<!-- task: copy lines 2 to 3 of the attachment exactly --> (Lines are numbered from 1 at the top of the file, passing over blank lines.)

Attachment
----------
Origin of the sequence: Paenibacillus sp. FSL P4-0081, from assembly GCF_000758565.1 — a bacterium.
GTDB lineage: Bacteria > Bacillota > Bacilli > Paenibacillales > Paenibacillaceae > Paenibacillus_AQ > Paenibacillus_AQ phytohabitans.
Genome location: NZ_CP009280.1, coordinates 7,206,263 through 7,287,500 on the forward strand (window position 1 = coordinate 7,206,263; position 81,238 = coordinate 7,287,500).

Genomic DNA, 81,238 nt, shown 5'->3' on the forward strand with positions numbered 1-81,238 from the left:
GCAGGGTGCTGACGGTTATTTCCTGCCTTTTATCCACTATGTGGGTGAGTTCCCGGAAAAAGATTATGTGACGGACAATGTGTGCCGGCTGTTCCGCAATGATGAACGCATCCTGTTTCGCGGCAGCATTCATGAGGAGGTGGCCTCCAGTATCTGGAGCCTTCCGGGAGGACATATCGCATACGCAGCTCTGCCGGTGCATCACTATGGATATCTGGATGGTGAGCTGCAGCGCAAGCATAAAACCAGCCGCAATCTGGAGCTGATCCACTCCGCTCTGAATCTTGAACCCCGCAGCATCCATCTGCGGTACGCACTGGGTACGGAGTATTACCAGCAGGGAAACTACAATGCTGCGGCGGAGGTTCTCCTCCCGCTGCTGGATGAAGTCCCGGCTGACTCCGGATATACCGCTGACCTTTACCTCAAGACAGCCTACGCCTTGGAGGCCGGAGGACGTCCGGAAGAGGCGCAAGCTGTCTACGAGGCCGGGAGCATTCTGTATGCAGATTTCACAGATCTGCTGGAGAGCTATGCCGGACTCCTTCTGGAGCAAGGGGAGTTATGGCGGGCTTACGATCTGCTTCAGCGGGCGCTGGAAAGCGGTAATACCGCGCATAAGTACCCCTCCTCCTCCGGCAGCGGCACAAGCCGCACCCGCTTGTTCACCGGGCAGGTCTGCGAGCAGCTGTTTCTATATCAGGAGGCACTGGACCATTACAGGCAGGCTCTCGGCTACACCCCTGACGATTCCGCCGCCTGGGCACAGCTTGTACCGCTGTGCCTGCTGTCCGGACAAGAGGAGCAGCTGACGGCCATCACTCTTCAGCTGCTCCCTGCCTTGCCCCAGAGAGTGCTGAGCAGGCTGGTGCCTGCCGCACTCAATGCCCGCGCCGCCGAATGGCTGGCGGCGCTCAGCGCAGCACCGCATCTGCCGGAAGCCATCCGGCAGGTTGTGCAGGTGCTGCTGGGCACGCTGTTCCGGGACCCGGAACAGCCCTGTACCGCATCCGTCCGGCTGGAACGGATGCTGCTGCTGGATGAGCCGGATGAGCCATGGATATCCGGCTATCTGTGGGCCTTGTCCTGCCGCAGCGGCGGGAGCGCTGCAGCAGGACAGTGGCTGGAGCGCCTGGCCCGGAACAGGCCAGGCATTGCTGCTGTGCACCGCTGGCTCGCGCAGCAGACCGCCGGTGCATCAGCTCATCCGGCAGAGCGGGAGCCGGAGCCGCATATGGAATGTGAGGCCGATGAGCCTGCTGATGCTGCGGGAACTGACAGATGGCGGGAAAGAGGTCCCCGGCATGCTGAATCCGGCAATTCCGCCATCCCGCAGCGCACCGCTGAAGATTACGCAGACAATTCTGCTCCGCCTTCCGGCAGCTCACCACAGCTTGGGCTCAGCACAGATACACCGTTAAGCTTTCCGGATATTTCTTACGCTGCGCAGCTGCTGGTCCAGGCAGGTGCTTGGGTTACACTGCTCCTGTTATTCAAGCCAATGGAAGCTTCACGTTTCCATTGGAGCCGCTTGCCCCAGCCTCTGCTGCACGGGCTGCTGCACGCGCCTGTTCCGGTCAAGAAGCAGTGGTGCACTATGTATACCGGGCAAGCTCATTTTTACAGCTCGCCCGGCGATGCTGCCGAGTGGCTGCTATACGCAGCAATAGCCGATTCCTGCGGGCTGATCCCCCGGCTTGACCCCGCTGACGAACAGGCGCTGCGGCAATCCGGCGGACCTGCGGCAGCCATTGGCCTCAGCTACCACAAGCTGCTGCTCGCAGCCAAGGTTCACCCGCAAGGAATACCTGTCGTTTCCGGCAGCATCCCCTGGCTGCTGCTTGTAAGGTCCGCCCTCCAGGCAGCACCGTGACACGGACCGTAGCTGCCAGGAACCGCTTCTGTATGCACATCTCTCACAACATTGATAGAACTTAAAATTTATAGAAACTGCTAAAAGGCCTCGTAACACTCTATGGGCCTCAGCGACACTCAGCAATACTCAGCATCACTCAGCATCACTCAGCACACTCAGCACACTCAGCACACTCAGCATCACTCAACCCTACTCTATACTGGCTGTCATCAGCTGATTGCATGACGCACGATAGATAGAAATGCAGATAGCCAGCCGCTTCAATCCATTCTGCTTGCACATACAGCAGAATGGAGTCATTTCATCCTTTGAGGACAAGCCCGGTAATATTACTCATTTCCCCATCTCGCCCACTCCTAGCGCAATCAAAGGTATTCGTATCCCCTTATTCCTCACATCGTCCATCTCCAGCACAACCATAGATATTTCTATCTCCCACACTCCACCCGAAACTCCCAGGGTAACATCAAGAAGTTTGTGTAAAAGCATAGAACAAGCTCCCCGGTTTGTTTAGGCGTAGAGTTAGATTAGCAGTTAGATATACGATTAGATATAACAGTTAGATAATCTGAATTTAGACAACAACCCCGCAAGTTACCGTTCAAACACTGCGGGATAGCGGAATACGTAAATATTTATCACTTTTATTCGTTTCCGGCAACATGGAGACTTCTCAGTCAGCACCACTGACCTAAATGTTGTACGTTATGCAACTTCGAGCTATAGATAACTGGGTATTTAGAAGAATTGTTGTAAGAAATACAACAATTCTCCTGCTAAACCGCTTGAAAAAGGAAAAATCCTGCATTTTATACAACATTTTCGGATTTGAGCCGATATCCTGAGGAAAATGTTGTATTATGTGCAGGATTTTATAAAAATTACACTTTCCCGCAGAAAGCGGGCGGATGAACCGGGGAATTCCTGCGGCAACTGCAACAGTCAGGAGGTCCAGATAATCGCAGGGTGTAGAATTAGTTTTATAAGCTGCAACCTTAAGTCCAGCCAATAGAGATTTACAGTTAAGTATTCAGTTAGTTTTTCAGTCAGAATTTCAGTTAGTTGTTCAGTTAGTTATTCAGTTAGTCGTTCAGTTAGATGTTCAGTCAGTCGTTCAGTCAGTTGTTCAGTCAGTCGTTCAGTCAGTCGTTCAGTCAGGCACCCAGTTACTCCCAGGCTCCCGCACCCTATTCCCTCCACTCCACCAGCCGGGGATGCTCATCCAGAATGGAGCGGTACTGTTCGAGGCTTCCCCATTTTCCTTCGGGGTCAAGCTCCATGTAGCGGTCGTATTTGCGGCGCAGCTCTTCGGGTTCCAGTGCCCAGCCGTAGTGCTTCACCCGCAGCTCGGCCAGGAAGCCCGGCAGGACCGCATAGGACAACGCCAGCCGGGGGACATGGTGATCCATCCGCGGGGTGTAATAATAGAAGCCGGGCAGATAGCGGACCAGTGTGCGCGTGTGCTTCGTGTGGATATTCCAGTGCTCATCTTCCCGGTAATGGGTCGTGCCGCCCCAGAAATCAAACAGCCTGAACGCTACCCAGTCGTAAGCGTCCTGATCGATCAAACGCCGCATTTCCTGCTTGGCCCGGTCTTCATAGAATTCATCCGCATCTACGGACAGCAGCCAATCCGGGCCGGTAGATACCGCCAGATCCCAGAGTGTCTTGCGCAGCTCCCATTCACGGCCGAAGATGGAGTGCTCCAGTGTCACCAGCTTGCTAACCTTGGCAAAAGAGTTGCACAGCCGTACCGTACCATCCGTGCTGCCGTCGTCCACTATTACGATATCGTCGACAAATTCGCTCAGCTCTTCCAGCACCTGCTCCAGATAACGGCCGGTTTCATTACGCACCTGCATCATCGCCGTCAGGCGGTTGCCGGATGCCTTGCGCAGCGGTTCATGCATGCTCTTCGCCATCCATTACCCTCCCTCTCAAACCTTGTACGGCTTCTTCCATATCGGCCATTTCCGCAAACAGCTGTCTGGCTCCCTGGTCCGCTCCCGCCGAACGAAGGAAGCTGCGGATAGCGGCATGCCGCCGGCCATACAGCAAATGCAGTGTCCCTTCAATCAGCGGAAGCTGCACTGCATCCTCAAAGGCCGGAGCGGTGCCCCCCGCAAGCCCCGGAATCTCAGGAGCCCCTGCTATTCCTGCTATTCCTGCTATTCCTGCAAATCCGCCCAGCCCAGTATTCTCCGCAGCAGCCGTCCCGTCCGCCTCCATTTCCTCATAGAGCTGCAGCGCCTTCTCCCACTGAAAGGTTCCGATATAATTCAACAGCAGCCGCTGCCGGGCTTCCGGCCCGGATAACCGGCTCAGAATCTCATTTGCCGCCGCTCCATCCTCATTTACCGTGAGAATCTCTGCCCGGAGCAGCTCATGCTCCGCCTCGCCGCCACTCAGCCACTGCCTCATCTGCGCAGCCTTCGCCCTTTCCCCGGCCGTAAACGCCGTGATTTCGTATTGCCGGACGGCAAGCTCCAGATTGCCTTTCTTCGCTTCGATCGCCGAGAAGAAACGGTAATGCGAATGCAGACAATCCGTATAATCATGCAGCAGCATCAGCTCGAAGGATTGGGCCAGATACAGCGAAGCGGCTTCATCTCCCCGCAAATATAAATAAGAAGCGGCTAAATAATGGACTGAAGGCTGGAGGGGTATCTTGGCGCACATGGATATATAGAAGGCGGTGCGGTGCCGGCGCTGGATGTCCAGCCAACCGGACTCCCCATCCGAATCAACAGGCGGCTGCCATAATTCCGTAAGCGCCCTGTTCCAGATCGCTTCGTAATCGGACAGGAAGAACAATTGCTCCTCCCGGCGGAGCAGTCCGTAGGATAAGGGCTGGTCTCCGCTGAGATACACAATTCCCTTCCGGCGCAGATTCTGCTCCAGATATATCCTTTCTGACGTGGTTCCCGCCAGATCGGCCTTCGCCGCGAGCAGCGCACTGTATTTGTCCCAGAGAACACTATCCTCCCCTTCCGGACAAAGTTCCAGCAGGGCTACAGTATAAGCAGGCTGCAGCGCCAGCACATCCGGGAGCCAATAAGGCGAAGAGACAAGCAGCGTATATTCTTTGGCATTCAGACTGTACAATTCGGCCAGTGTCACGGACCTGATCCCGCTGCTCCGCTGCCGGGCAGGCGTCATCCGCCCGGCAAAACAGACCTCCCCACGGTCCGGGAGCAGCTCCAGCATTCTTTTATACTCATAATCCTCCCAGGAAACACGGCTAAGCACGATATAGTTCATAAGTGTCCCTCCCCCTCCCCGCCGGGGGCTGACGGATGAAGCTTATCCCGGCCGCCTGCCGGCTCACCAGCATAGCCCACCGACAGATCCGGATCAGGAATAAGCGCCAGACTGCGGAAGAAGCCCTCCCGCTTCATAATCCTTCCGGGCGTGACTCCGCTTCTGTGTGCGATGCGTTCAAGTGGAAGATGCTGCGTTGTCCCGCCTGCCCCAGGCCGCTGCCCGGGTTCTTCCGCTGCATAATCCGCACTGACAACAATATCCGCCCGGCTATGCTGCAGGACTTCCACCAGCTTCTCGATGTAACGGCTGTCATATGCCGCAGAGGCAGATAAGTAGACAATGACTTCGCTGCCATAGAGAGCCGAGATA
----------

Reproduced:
GTDB lineage: Bacteria > Bacillota > Bacilli > Paenibacillales > Paenibacillaceae > Paenibacillus_AQ > Paenibacillus_AQ phytohabitans.
Genome location: NZ_CP009280.1, coordinates 7,206,263 through 7,287,500 on the forward strand (window position 1 = coordinate 7,206,263; position 81,238 = coordinate 7,287,500).